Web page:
CM . . .
. Volume IX Number 11 . . . . January 31, 2003
Song Dogs is a snapshot of life for a particular pack of coyotes on the Canadian Prairies. Following the style of Jack London's Call of the Wild, Betty Wilson has done an incredible job of uncovering the nature of the rural coyote existence. Her characters are the coyotes themselves. Although each one has been given a name, Wilson has carefully crafted their personalities to remain true to the creatures that they represent.
Understanding how an animal thinks and acts and then conveying that knowledge to others is a tricky affair. As human beings, we have a natural tendency to instill human qualities in animals. Wilson has carefully balanced this inclination so that the reader is able to identify with the plight of the coyotes and appreciate their remarkable qualities without stepping into fantasy. In this way, Wilson has paid these creatures a respect they seldom receive.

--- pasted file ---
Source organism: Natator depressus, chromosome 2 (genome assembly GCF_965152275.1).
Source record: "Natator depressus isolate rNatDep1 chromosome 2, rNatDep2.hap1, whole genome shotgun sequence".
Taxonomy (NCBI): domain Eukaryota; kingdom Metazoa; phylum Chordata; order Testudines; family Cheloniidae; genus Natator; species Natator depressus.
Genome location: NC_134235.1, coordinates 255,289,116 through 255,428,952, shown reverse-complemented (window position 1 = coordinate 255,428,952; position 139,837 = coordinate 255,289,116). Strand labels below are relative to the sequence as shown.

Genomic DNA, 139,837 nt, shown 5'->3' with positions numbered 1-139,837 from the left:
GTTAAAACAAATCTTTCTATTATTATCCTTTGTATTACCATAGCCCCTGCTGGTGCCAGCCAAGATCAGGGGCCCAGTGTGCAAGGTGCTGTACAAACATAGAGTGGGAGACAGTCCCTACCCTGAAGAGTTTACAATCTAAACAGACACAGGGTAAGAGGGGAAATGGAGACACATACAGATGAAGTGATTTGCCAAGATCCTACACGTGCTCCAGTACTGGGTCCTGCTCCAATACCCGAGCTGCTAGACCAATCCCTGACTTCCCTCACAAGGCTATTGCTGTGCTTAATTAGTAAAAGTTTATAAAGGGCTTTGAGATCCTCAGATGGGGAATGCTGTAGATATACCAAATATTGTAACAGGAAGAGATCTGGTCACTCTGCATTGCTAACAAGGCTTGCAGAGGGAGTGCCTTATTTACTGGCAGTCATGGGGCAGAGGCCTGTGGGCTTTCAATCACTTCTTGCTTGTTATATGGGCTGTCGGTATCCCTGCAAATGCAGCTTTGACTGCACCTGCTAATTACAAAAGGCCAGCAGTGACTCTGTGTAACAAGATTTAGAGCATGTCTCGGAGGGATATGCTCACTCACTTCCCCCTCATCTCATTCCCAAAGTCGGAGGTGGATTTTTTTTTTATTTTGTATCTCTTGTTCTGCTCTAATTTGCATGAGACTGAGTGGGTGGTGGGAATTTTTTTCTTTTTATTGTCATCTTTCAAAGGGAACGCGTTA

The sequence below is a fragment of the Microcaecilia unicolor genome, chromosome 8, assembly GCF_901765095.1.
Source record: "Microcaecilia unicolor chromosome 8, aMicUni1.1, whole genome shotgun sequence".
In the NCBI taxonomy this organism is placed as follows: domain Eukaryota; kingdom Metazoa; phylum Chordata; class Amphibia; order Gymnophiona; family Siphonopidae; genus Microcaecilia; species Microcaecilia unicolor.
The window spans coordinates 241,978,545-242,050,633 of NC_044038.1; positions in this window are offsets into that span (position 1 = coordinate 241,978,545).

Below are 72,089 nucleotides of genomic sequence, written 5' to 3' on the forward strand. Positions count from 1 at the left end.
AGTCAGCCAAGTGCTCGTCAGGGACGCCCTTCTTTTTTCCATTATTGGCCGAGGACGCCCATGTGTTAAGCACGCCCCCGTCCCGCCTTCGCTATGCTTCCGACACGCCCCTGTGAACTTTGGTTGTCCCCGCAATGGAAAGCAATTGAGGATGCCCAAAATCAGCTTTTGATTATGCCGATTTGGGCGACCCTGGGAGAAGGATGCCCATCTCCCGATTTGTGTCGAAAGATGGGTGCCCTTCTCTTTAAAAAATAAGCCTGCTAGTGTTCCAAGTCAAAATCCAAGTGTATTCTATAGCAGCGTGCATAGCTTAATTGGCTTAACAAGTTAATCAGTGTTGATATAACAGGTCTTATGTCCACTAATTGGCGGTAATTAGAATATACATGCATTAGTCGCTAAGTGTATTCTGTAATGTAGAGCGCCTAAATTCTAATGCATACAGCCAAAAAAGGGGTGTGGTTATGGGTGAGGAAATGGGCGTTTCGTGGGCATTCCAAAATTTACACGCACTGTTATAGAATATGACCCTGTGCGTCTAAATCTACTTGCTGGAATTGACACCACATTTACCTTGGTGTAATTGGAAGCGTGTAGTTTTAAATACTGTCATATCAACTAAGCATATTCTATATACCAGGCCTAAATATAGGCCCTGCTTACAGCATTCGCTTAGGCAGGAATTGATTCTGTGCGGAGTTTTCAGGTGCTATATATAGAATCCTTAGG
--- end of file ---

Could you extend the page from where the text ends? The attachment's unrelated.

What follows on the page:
Wilson does not shield the reader from the harsh realities of life as many of these coyotes meet unpleasant fates. Yet, the reader is able to understand that this is simply the way things are for these creatures. The carefully constructed tone and language of this work are extended through a scattering of lovely penciled sketches.
This is an excellent book that would be terrific to use for class discussions.
Christina Neigel is the Instruction Librarian at the University College of the Cariboo in Kamloops, BC.
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